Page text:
The authors base their findings on data from just under 8,000 people in the 1970 British Cohort Study, a large ongoing population based study, which looks at lifetime drug use, socioeconomic factors, and educational attainment.
The IQ scores of the participants were measured at the ages of 5 and 10 years, using a validated scale, and information was gathered on self reported levels of psychological distress and drug use at the age of 16, and again at the age of 30 (drug use only) .
Drug use included cannabis; cocaine; uppers (speed and wiz); downers (blues, tanks, barbiturates); LSD (acid); and heroin.
By the age of 30, around one in three men (35.4%) and one in six women (15.9%) had used cannabis, while 8.6% of men and 3.6% of women had used cocaine, in the previous 12 months.
A similar pattern of use was found for the other drugs, with overall drug use twice as common among men as among women.
When intelligence was factored in, the analysis showed that men with high IQ scores at the age of 5 were around 50% more likely to have used amphetamines, ecstasy, and several illicit drugs than those with low scores, 25 years later.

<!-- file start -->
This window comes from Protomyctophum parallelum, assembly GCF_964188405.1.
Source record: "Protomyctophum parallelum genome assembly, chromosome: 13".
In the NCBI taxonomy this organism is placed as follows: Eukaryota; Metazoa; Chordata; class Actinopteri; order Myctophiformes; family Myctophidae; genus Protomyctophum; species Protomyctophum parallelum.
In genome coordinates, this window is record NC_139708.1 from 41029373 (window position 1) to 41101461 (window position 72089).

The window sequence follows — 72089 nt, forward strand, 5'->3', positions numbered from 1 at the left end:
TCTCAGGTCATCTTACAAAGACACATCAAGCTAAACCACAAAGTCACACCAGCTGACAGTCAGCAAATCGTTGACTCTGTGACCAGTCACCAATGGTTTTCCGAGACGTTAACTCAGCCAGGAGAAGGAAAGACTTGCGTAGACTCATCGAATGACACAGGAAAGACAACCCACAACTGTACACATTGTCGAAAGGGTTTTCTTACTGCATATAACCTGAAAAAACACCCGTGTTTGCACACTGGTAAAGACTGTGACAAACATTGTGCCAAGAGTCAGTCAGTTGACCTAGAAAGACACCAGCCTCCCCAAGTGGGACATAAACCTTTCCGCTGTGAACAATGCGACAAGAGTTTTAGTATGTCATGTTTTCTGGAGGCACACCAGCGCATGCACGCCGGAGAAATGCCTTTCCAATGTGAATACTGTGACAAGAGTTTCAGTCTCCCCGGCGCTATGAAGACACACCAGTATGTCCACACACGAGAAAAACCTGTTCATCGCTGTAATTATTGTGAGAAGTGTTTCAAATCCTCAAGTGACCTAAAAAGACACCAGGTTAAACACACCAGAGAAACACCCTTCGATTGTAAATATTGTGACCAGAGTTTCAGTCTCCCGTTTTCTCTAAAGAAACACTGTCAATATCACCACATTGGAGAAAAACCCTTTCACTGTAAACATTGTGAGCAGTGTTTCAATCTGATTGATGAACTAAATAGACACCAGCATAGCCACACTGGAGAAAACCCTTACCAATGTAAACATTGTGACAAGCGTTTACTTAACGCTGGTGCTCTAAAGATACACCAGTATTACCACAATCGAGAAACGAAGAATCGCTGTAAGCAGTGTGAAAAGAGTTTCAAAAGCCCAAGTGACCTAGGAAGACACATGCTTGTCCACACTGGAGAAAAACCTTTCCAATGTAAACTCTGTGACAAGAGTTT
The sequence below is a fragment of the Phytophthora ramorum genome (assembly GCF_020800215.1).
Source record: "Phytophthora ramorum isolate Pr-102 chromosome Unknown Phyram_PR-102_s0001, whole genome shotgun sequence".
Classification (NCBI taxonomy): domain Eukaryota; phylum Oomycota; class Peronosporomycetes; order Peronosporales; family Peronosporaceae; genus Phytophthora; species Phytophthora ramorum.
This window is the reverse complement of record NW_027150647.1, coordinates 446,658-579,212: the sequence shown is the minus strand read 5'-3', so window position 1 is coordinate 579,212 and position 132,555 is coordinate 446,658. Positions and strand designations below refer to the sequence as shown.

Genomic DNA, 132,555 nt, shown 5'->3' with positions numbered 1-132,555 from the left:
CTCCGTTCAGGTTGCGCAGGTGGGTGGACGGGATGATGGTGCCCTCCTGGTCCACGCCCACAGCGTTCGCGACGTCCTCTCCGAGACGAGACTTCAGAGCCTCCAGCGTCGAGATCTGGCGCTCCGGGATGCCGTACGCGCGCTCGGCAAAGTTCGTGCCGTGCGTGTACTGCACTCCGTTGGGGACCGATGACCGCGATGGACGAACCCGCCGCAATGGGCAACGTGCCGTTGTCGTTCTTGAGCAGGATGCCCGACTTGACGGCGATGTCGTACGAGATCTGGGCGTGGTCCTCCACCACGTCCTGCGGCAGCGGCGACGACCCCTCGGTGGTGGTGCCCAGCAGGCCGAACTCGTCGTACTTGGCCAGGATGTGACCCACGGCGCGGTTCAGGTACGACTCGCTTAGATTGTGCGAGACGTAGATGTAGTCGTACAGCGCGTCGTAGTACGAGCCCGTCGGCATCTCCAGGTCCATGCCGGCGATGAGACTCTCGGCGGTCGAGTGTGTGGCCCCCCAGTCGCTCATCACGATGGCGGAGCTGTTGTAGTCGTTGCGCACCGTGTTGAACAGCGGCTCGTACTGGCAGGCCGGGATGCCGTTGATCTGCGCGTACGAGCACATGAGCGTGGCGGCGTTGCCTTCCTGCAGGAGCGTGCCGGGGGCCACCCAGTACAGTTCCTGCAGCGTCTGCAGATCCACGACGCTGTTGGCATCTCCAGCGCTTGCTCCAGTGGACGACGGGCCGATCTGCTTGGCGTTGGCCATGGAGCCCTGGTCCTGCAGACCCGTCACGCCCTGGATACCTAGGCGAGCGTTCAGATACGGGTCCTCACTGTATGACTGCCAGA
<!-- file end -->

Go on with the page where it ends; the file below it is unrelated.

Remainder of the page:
The link was even stronger among women, who were more than twice as likely to have used cannabis and cocaine as those with low IQ scores.
The same associations emerged between a high IQ score at the age of 10 and subsequent use of cannabis, ecstasy, amphetamines, multiple drug use and cocaine, although this last association was only evident at the age of 30.
The findings held true, irrespective of anxiety/depression during adolescence, parental social class, and lifetime household income.
“Although most studies have suggested that higher child or adolescent IQ prompts the adoption of a healthy lifestyle as an adult, other studies have linked higher childhood IQ scores to excess alcohol intake and alcohol dependency in adulthood,” write the authors.
Although it is not yet clear exactly why there should be a link between high IQ and illicit drug use, the authors point to previous research, showing that highly intelligent people are open to experiences and keen on novelty and stimulation.
Other research has also shown that brainy children are often easily bored and suffer at the hands of their peers for being different, “either of which could conceivably increase vulnerability to using drugs as an avoidant coping strategy,” explain the authors.